Now it's law: cigarette has a minimum price of R $ 3


Since May 1, the Minimum Price Law has been in force, which prohibits the sale of cigarettes for less than R $ 3. To ensure compliance with the new legislation, the tobacco industry launched, in an event addressed to the press, on April 24, a campaign to inform the population about the risks of breaking the law and, mainly, the benefits of complying with it

Held by Souza Cruz, alongside the largest representative entities of the national retail sector, the campaign, which aims to raise awareness among retailers and consumers, is signed by ETCO (Brazilian Institute of Competitive Ethics), ABCF (Brazilian Association to Combat Counterfeiting) , by Abip (Brazilian Association of the Bakery Industry), Abrasel (Brazilian Association of Bars and Restaurants), Abresi (Brazilian Association of Gastronomy, Lodging and Tourism), FBHA (Brazilian Federation of Lodging and Food) and Sindicom (National Union of Companies) Fuel and Lubricant Distributors). Also present at the campaign launch event were the executive secretary of the National Council for Combating Piracy (CNCP), Virginius of France, and the project coordinator of the Getúlio Vargas Foundation (FGV), José Antônio Schontag.

Aimed at more than 400 thousand cigarette sales points in the country and to society in general, the campaign - created by the agency G2 Brasil - aims to spread the disclosure of the Minimum Price Law (article 20 of Law 12.546 / 2011 and article 7 of the decree 7555/2011), which punishes offenders with product seizure, a ban on selling cigarettes for 5 years and, depending on the origin of the product, even criminal prosecution. To this end, it will prioritize the distribution - at retail points and in more than 5 Brazilian municipalities, - of posters, stickers, advertisements and explanatory leaflets, in an initial investment of R $ 5 million. The effort also includes encouraging debate in various business forums and organized civil society.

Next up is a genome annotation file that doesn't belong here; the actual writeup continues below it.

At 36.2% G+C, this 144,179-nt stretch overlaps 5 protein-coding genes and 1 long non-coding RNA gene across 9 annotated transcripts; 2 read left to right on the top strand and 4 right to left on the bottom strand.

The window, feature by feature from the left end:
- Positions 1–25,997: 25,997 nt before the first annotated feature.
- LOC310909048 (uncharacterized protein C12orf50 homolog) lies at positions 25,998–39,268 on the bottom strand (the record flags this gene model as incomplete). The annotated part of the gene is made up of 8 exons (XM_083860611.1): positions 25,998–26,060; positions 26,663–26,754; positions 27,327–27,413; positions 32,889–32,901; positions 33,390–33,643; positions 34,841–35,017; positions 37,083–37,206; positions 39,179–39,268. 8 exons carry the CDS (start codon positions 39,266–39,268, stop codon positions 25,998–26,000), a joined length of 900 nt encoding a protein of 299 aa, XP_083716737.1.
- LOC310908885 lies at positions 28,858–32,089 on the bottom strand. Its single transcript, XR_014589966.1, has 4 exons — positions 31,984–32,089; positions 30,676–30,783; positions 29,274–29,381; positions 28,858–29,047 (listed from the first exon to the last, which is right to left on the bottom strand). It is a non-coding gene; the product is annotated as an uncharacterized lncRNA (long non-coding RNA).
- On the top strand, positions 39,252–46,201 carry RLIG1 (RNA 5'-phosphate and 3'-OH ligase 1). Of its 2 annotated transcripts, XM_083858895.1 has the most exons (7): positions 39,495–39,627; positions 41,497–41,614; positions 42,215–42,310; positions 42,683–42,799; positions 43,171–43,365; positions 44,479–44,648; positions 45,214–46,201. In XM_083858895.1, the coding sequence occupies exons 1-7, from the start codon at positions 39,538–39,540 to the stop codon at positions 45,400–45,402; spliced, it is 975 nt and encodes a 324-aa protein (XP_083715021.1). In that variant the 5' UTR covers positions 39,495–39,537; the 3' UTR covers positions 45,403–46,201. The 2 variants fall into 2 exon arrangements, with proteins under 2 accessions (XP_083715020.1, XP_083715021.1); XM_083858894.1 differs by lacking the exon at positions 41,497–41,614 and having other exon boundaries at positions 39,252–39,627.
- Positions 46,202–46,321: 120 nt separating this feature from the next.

“We meet today, Souza Cruz and all national retail entities, to show that we are prepared to collaborate with the federal government in the fight against the illegal market. We seek to build an environment that can guarantee the sustainability of our business and the future of the country, ”stated the president of Souza Cruz, Andrea Martini.

With the new law in force, the expectation is that cigarette smuggling will decrease and everyone will win: industry and commerce, consumers and society. In the case of industry and commerce, it will represent, along with the end of unfair competition, the real trend of increasing revenues - today, about 30% of cigarettes sold are illegal. For society, it will mean greater investment in public works and services, due to the increase in tax collection - currently, due to the illegal cigarette trade, the country stops collecting R $ 2 billion in taxes. And it will also be positive for the consumer, who will no longer be exposed to a product without phytosanitary control, in which studies have already identified the presence of insects, pieces of iron and even fecal coliforms. Finally, the decrease in the sale of illegal cigarettes also makes it difficult for people under 18 to access the product.

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